A one-gram portion of the powder was placed between sheets of aluminum foil, in turn between press plates, and in turn between 4-ply of padding for each plate. A thermo-couple was used to measure temperature on an electrically heated press, and the sample was heated with contact pressure. Flow was observed at 150°-185° C. Then the sample was pressed at 10,000 psi and 220°-245° C. for 15 minutes, cooled, and removed to give a strong and flexible, transparent red film 21 mils thick.
A sample of the maleimide-terminated prepolymer (25 g, 35.1 m moles) as used in Example 1 was dissolved in DMAC (111.2 g) and treated by the process of Example 1 with a blend of diamines consisting of m-phenylenediamine (0.8 g, 7.04 m moles), methylenedianiline (1.47 g, 7.04 m moles), and trimethylhexamethylenediamine (0.6 g, 3.52 m moles) and then hydroquinone (0.03 g). After heating as in Example 1 and obtaining the powdered product, the Tg was found to be about 140° C. by Differential Thermal Analysis (DTA). A 1 g sample was molded as in Example 1, a pressure drop being observed at 275°-320° F. The sample was held at 375°-450° F. for 15 minutes at 4000 psi. A transparent 13-mil orange film which was very strong and flexible was obtained.
Using a maleimide-terminated prepolymer prepared by the procedure of Example B, a portion (25 g, 14.1 m moles) was dissolved in DMAC (103.2 g) and reacted as in Example 1 with m-phenylenediamine (0.8 g, 7 m moles) and hydroquinone (0.03 g). The powdered reaction product was molded as in Example 1. A pressure drop was observed at 155°-220° C. and the sample was pressed at 220°-290° C. for 10 minutes at 10,000 psi. A dark orange transparent film was obtained which was very strong and flexible.
A sample of the maleimide-terminated prepolymer (25 g, 14.1 m moles) as used in Example 3, oxydianiline (1.4 g, 7 m moles) and hydroquinone (0.03 g) in DMAC (105.6 g) were reacted and isolated as in Example 1. The product had a Tg of about 180° C. On molding a 1 g sample as in Example 1, a pressure drop was observed at 150°-180° C. with contact pressure. The sample was pressed at 215°-275° C. for 17 minutes at 10,000 psi to give a strong and flexible transparent orange film.
A sample of the maleimide-terminated material (25 g, 14.1 m moles) used as in Example 4 was treated with diaminodiphenylsulfone (1.7 g, 7 m moles) in DMAC (106.8 g) with hydroquinone as in Example 1. A portion of the product (1 g) was molded as in Example 1. A pressure drop at 140°-200° C. was observed. The sample was pressed at 240°-265° C. for 12 minutes at 10,000 psi to give a brownish-orange strong and transparent film.
A sample of maleimide-terminated prepolymer (11.4 g, 4 m moles) prepared by the procedure of Example B where the MDA:TMA-acid chloride molar ratio was 8:7 was dissolved in 50 ml of N-methylpyrrolidone (MP), heated to 155° C., treated with MDA (0.4 g, 2 m moles) with stirring, held at 110°-125° C. for 40 minutes, cooled, precipitated into water, filtered, washed, and dried. Films were cast from dimethylformamide (DMF) and were flexible after curing.
The intermediate prepolymer diamine used in this example was prepared by the procedure of Example A from 2 moles of methylene dianiline and 1 mole of trimellitic anhydride acid chloride. Into a flask were placed 3.8 g (0.0067 mole) of the prepolymer diamine, 18.7 g (0.052 mole) of the bismaleimide of methylene dianiline and 60 ml of DMF. The solution was heated to 100° C. and 25 ml of xylene and 10 ml of DMAC were added. The temperature was increased to 150° C. and maintained there for 40 minutes. Methanol (160 ml) and DMF (100 ml) were added. The product was isolated by precipitation into 1100 ml of a 10:1 mixture of methanol/water, collected by filtration, slurried twice in benzene, collected by filtration and dried. Analysis of the product's infrared spectrum indicated that the desired reaction had taken place. The powder was molded at 240° C. and 3,000 psi for 20 minutes to produce a bar.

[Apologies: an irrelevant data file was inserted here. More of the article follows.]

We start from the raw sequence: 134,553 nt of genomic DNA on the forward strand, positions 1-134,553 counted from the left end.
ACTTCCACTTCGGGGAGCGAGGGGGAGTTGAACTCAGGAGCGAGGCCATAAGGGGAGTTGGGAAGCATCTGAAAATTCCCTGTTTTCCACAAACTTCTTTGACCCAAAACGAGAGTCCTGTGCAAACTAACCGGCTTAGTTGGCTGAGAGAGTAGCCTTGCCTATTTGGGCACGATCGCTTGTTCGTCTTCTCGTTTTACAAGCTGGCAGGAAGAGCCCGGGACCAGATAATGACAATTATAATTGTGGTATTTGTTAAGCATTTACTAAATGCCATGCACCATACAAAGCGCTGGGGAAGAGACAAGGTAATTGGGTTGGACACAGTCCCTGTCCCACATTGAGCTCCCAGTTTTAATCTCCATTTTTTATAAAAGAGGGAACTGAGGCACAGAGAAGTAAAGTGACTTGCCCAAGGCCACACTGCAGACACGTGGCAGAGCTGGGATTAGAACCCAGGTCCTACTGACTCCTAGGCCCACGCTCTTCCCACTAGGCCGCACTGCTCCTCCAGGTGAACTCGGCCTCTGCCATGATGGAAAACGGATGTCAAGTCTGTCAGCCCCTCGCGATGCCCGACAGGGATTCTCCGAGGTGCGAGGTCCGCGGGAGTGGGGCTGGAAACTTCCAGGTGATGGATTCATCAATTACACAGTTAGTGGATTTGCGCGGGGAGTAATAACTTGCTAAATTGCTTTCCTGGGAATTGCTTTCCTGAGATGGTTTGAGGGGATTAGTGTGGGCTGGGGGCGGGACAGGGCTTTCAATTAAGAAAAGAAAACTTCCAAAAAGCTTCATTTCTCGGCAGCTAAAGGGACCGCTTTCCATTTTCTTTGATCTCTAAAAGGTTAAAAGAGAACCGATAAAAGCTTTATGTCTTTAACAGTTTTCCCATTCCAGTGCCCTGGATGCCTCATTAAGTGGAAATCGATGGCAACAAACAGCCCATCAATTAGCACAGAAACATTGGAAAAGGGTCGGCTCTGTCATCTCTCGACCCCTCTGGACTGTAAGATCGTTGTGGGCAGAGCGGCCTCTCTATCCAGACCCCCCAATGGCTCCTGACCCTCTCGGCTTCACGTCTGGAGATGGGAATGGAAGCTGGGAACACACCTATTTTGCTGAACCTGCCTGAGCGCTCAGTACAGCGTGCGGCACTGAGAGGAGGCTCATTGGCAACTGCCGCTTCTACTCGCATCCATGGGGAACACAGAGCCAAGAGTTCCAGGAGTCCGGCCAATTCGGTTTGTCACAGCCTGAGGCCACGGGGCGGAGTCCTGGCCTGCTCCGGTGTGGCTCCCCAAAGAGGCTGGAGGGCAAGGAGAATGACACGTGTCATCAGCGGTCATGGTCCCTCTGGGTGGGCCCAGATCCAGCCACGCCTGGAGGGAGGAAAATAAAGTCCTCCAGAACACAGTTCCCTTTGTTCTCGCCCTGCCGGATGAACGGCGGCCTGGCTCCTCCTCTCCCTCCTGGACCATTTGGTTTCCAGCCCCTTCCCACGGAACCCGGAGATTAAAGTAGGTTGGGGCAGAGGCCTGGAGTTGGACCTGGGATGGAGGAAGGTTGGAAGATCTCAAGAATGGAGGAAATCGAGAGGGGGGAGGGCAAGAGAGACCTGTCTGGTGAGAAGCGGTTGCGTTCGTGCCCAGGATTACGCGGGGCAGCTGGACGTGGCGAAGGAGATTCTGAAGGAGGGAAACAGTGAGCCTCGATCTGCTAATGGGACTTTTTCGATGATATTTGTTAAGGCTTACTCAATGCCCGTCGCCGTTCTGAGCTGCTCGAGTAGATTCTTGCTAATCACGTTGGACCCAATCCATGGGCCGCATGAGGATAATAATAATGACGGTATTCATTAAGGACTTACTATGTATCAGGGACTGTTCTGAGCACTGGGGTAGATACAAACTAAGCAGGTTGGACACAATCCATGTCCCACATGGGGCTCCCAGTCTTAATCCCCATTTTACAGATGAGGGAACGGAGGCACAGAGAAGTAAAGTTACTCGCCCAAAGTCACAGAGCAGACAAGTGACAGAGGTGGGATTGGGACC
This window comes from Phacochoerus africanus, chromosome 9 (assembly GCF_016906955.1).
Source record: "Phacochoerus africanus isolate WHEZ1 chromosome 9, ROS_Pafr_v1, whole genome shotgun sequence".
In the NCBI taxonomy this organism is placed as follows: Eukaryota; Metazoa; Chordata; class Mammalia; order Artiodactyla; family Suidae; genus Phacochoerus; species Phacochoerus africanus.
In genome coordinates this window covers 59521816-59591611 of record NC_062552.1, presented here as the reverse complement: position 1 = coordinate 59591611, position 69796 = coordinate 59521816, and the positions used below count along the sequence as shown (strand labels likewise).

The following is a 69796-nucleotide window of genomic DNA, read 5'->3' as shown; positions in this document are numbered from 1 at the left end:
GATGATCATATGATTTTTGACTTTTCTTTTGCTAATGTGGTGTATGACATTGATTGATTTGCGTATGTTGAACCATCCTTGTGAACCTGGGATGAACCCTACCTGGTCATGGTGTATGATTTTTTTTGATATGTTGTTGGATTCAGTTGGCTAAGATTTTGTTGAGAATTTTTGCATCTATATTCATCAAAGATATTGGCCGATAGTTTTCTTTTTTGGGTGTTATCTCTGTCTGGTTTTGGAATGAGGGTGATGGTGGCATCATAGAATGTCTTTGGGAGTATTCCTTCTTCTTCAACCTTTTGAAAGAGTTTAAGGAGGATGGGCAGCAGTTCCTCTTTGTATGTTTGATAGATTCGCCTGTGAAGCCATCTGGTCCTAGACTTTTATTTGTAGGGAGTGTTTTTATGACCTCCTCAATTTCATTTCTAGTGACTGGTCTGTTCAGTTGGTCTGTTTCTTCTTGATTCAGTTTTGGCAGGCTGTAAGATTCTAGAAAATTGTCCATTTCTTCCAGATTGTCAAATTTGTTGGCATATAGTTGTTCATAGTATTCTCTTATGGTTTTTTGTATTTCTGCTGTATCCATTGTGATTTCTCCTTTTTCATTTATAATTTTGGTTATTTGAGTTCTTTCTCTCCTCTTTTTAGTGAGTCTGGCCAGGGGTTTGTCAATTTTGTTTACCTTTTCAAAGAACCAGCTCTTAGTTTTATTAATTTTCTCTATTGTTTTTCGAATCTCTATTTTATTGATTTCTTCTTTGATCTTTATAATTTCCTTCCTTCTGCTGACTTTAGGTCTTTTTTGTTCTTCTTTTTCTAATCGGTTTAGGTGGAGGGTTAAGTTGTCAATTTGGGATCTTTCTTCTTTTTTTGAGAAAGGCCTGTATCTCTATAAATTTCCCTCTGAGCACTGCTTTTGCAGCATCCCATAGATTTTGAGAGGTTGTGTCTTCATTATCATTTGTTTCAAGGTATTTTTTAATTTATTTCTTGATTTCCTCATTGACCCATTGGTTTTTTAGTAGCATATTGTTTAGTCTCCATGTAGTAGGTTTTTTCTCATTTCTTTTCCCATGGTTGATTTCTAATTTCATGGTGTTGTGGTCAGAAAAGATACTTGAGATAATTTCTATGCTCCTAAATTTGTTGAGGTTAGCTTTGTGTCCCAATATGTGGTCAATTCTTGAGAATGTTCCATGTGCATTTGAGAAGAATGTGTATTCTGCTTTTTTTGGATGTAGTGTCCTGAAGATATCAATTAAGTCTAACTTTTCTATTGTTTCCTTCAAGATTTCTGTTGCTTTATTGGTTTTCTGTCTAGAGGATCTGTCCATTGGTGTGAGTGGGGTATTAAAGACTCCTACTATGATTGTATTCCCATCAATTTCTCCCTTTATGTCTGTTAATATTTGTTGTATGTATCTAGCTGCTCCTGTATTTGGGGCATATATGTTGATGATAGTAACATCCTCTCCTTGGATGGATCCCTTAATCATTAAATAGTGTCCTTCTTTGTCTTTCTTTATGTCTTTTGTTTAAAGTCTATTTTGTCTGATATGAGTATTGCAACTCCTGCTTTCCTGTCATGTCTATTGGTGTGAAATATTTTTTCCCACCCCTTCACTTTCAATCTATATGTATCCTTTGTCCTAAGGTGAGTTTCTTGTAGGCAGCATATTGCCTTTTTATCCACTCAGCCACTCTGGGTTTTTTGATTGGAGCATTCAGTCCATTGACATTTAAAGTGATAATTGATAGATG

The intermediate prepolymer diamine was prepared by the procedure of Example A from 2 moles of methylene dianiline and 1 mole of isophthaloyl chloride. The prepolymer diamine (10.0 g, 0.01 mole) was dissolved with stirring at about 115° C. into 300 ml of DMF which contained 1.4 g of lithium chloride to aid dissolution. The bismaleimide of methylene dianiline (13.3 g, 0.037 mole) was added and the temperature maintained for 45 minutes. The reaction mixture was allowed to cool to 40° C. The product was isolated by precipitation into water followed by collection by filtration. The product was slurried with acetone to aid drying, collected by filtration, washed wtih benzene and then with hexane prior to drying. Cured molded parts were made from this product.
Into a flask were placed 104 g of a DMAC solution containing 16.6 g (0.0059 mole) of a prepolymer amine prepared from 8 moles of methylene dianiline and 7 moles of trimellitic anhydride mono acid chloride by the procedure of Example A. Eighty cc of xylene were added and ring closure of the amic acid to the imide was accomplished (as determined by infrared analysis) by azeotropic distillation. To this solution at 115° C. were added 3.6 g (0.010 mole) of the bismaleimide of methylene dianiline. An immediate color change was noted. The reaction mixture was kept at 110°-120° C. for 40 minutes prior to precipitation of the product via dripping into 1.5 liters of water. The yellow solid was collected by filtration, washed with water and then hexane prior to drying. The product was found to be soluble in polar solvents. Films were cast from DMF at 30 percent solids on glass. They were cured for 0.5 hour at 120° C., 1 hour at 200° C. and finally at 1.5 hours at 250° C. These films were flexible.